Among other uses, medical marijuana had shown efficacy in reducing the frequency of seizures in epilepsy; mitigated nausea from chemotherapy treatment; increased appetite among HIV patients; and rolled back inflammation in Crohn’s Disease sufferers. In Arizona, it is also prescribed for conditions as diverse as glaucoma, Alzheimer’s Disease, hepatitis C and post-traumatic stress disorder.
Once a patient has determined to benefit from medical marijuana and meets the eligibility requirements, he or she must consult with a physician willing to prescribe medical marijuana. This doctor will give final approval for use, and will notify the Phoenix dispensary governing body Arizona Department of Health Services, which will, in turn, issue a medical marijuana card to the patient within five business days. This card is active for one year.
Then what happens?
If a patient continues to suffer the symptoms of one of the allowed conditions, he or she must apply to renew the medical marijuana card. Because of the specific parameters surrounding the use of cannabis for clinical purposes, renewing the card is not much different from applying for one in the first place.
- A physician certification is required to confirm the continuation of the condition and the benefit of the treatment.
- A current photograph of the patient is needed for identification purposes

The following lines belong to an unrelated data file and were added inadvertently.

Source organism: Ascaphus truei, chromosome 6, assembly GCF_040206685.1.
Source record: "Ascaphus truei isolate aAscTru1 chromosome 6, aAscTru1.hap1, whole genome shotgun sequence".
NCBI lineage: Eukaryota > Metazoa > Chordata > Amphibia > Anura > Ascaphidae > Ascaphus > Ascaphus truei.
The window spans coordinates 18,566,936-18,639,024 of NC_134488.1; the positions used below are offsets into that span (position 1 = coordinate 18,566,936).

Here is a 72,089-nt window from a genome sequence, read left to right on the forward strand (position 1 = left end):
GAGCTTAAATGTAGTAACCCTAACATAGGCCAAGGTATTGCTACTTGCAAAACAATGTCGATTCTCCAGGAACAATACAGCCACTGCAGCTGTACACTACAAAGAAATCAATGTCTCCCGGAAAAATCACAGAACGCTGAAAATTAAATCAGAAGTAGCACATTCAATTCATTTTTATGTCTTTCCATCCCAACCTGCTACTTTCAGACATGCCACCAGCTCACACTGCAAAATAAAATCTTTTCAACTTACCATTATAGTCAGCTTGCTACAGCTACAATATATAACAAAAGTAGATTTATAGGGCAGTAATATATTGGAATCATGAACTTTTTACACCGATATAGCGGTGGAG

- A Patient Attestation Form must be signed and dated; this is the patient’s testimony of the illness and the intended effects of medical marijuana
- If the patient is receiving supplemental nutritional benefits from the government, proof of SNAP eligibility is required
- A new identification card (AZ driver’s license, U.S. passport etc) must be presented if a change in name or address has occurred
In addition to the above documentation, renewal of the card has several fees associated with it. The application to be classified as an eligible patient is $150 (or $75, if SNAP-eligible); $200 dollars for any caregiver who will be involved with the treatment; and $350 for a minor with guardian (or $275, if SNAP-eligible).
The expiration date on the current card appears on the right side. No Scottsdale medical marijuana renewal can be initiated prior to 90 days ahead of expiration. Should a cardholder allow the card to lapse without renewal, then any caregivers associated with the patient will have their cards immediately canceled. Renewal applications are accessible online, but require the entry of first and last names as well as the current medical marijuana card number. Once the card is renewed, a patient can obtain medical marijuana from approved dispensaries and care givers. It is also permissible for approved patients to give Arizona medical marijuana to each other if they have their MMJ card.